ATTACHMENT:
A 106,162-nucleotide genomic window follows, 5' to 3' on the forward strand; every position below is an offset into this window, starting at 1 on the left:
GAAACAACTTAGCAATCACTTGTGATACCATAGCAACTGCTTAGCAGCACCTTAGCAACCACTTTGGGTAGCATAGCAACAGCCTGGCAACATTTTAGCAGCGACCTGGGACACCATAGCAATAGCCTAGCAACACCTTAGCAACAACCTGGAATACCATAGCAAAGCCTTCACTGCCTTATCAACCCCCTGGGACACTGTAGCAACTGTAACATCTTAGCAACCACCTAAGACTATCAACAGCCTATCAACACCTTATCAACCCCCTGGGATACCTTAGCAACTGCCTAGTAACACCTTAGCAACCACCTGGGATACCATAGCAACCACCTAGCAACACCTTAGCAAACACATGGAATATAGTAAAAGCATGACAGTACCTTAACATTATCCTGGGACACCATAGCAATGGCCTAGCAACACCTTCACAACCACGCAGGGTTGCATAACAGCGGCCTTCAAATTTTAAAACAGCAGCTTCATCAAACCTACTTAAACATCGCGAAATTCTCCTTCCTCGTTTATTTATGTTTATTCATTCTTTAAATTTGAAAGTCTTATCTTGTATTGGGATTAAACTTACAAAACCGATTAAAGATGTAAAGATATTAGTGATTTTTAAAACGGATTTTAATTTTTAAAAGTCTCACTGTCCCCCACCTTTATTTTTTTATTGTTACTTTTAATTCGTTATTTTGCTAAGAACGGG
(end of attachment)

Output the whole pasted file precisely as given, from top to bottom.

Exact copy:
A 106,162-nucleotide genomic window follows, 5' to 3' on the forward strand; every position below is an offset into this window, starting at 1 on the left:
GAAACAACTTAGCAATCACTTGTGATACCATAGCAACTGCTTAGCAGCACCTTAGCAACCACTTTGGGTAGCATAGCAACAGCCTGGCAACATTTTAGCAGCGACCTGGGACACCATAGCAATAGCCTAGCAACACCTTAGCAACAACCTGGAATACCATAGCAAAGCCTTCACTGCCTTATCAACCCCCTGGGACACTGTAGCAACTGTAACATCTTAGCAACCACCTAAGACTATCAACAGCCTATCAACACCTTATCAACCCCCTGGGATACCTTAGCAACTGCCTAGTAACACCTTAGCAACCACCTGGGATACCATAGCAACCACCTAGCAACACCTTAGCAAACACATGGAATATAGTAAAAGCATGACAGTACCTTAACATTATCCTGGGACACCATAGCAATGGCCTAGCAACACCTTCACAACCACGCAGGGTTGCATAACAGCGGCCTTCAAATTTTAAAACAGCAGCTTCATCAAACCTACTTAAACATCGCGAAATTCTCCTTCCTCGTTTATTTATGTTTATTCATTCTTTAAATTTGAAAGTCTTATCTTGTATTGGGATTAAACTTACAAAACCGATTAAAGATGTAAAGATATTAGTGATTTTTAAAACGGATTTTAATTTTTAAAAGTCTCACTGTCCCCCACCTTTATTTTTTTATTGTTACTTTTAATTCGTTATTTTGCTAAGAACGGG